Back & Neck arthritis

Back and Neck Arthritis



Lower back pain and neck pain are extremely common and occur more often as people get older. They can affect not only the physical health of the individuals concerned, but also their social and economic wellbeing. Although a source of considerable anxiety, spinal pain and its related problems can usually be managed successfully with surgery.

The spine gives the body structure and support. Without it, people could not stand up or keep themselves upright. It allows free movement and flexibility. The spine is also designed to protect the spinal cord, a column of nerves that connects the brain to the rest of the body. Without the spinal cord, people wouldn‘t be able to move any parts of their bodies, or control their organs.

Assessing Symptoms


Back pain is as much a part of the human condition as the common cold. In fact, 8 out of 10 adults will experience an acute episode of back pain at some point in their lifetime. Back pain is the second most common cause of missed workdays due to illness and the most common cause of disability.
There are several warning signs, known as red flag signs that may indicate that your back pain is caused by a more serious condition that requires immediate medical help.


These include:

  • A fever of 38ºC (100.4ºF) or above
  • Unexplained weight loss
  • Swelling of the back
  • Constant back pain that does not ease after lying down
  • Pain in your chest or high up in your back
  • Pain down your legs and below the knees
  • Pain caused by a recent trauma or injury to your back
  • Loss of bladder control
  • Inability to pass urine
  • Loss of bowel control
  • Numbness around your genitals, buttocks or back passage
  • Pain that is worse at night


The spine is made up of individual bones or vertebrae which are joined together by the intervertebral discs, as well as other joints and ligaments, to form a strong but flexible structure.

Need For Replacement Surgery

The primary purpose of back surgery or neck surgery is to correct an anatomical lesion in individuals who fail to show improvement with conservative (nonsurgical) treatment. Surgery is useful to change a patient’s anatomy (e.g. remove a disc herniation).

Back surgery might be needed:

  • If you have a condition that compresses your spinal nerves, causing debilitating back pain or numbness along the back of your leg.
  • In some instances when you have bulging or ruptured (herniated) disks — the rubbery cushions separating the bones in your spine. However, many people with bulging disks have no pain.
  • If you have broken bones (fractured vertebrae) or other damage to your spinal column from an injury that leaves your spine unstable.
  • If you have vertebral fractures and an unstable spine related to osteoporosis.
  • If you’ve first tried conservative measures and they fail to relieve your back pain or other symptoms.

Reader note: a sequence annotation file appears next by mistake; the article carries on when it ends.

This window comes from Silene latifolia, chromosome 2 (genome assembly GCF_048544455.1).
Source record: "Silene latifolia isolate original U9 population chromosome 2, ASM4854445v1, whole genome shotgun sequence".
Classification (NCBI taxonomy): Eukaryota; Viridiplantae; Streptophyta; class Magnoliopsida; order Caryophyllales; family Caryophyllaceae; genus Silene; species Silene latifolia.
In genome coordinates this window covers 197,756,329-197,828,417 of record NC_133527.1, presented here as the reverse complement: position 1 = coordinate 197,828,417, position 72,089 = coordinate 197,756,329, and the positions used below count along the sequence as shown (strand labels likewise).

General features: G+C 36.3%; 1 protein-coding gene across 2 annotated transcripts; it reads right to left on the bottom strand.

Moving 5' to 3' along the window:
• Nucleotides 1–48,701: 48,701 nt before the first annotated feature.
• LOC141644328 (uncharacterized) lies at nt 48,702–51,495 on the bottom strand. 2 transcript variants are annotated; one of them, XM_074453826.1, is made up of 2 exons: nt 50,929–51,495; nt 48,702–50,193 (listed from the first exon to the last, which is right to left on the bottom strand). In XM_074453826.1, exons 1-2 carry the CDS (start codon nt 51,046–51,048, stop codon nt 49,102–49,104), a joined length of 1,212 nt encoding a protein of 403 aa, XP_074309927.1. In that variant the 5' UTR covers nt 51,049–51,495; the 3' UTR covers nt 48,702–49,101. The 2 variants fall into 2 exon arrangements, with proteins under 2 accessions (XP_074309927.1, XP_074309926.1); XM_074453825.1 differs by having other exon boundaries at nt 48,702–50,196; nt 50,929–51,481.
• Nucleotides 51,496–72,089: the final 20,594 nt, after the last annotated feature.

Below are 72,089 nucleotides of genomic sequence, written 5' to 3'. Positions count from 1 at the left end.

Surgery For Disc Problems

To determine who would benefit from back surgery to decompress a nerve due to pressure from a herniated disc, the following criteria are usually accepted by most physicians.

The individual must:
  • Have a disc pressing on a nerve root, as shown by an MRI or CT scan
  • Have consistent pain despite conservative treatments, including a prescribed exercise program
  • Have severe pain radiating into the buttock or leg, (sciatica ) that does not decrease with conservative treatment such as physical therapy and medication, after 4 to 6 weeks of conservative treatment.
  • Have neurological warning signs, like loss of an ankle reflex or the loss of urinary control (which is a surgical emergency)

Surgery To Stabilize The Spine

Spinal fusion is a process in which two vertebrae are goined together. Bone grafts are placed between or alongside the vertebrae, to join the bones together. Metal plates and screws are often used to attach the bones to be joined as an internal brace.

Fusion occurs when the adjacent bones growing together to form a single bone. A single level may be fused, (for example, the vertebrae across one disc space) or multiple levels, depending on the condition.
This approach can return normal alignment and strength between the vertebrae in individuals whose intervertebral structures are unstable because of a fracture or other condition such as spondylolisthesis.

Surgery To Create More Space In The Spine

Laminectomy is a surgical procedure that involves removing the laminae parts of the vertebrae. These are the areas of bone in the back of the vertebrae.

When the lamina is removed, more space is created in the spinal canal. This decompresses (that is, takes the pressure off) the nerves or spinal cord. This procedure is especially helpful for people with spinal stenosis, in which the narrowed spinal canal lacks adequate space for the spinal cord or nerves, causing pain in the back and buttocks and weakness in the legs.

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